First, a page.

Written by Tomaselli, Keyan
A Contested Terrain:
Struggle through culture
delivered in the University of Natal, Durban
24 September 1986
By Professor K. G. TOMASELLI
B.A.(Hons), M.A.(Dramatic Art) (Wits), Ph.D.Wits), MBKS
Director of the Contemporary Cultural Studies Unit
UNIVERSITY OF NATAL PRESS
It seems that the Financial Mail had advance notice of this lecture. In its 'Did you hear. . .' column, the magazine lampooning the title 'Struggle Through Culture', states: "that should really have them rolling in the aisles".' Perhaps the writer expects me to offer an impression of Pieter-Dirk Uys impersonating P. W. Botha?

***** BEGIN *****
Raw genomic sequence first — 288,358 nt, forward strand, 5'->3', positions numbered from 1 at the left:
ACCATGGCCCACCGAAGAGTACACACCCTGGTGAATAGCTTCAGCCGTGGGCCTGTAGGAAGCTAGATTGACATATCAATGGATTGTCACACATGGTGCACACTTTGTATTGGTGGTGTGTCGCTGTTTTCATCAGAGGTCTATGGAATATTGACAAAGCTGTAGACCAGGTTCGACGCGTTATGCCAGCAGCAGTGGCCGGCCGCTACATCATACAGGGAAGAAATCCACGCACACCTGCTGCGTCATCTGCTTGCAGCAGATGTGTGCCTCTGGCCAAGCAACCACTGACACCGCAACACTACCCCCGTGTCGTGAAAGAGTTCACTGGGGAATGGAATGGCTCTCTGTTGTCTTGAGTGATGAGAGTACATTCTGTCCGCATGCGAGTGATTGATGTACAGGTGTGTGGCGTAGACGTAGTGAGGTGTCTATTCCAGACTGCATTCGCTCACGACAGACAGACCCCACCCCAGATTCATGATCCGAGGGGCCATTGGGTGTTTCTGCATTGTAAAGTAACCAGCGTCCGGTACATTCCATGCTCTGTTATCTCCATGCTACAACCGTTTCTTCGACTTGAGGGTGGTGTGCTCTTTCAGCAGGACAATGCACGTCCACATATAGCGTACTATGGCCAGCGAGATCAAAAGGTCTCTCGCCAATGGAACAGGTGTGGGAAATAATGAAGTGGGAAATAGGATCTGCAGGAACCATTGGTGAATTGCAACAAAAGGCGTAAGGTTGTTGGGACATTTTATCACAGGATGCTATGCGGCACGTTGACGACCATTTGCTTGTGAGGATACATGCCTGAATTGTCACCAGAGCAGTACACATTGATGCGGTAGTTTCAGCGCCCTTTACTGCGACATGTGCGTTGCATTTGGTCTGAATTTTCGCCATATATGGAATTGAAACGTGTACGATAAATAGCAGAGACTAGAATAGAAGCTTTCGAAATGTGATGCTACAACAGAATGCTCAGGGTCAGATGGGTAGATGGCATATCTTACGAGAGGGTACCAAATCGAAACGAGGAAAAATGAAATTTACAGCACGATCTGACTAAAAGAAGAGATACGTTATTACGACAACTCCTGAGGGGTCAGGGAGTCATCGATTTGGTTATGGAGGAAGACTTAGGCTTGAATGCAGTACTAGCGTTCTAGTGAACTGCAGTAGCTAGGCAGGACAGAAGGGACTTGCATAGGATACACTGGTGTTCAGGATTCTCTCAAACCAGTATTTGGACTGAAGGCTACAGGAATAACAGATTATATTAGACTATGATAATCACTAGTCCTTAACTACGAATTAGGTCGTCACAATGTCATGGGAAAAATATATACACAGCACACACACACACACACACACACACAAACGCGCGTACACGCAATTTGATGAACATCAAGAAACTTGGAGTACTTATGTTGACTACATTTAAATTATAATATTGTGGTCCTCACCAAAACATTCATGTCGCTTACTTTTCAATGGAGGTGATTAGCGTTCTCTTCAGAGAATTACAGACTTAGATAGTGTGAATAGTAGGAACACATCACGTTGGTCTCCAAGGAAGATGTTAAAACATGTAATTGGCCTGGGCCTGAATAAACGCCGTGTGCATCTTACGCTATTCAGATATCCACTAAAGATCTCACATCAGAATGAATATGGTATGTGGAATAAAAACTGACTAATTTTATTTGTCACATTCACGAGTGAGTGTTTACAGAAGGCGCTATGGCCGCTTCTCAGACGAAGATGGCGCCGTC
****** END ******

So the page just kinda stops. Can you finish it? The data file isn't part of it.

The study and delimitation of culture during the twentieth century has been a hotly contested terrain. Scholars, activists and politicians have exploited the term for different purposes. The history of cultural studies is a history of the mobilisation of the term and what it means. Contemporary cultural studies itself initially arose from the literary debates around the 'high' - 'low' culture dichotomy.
Literary scholars of the late nineteenth and early twentieth centuries like Matthew Arnold, T. S. Eliot and F. R. Leavis responded to the political turbulence, moral disorder and social anarchy of the underclasses by attributing these to the break down of cultural values - "the best that has been thought and known in the world".'
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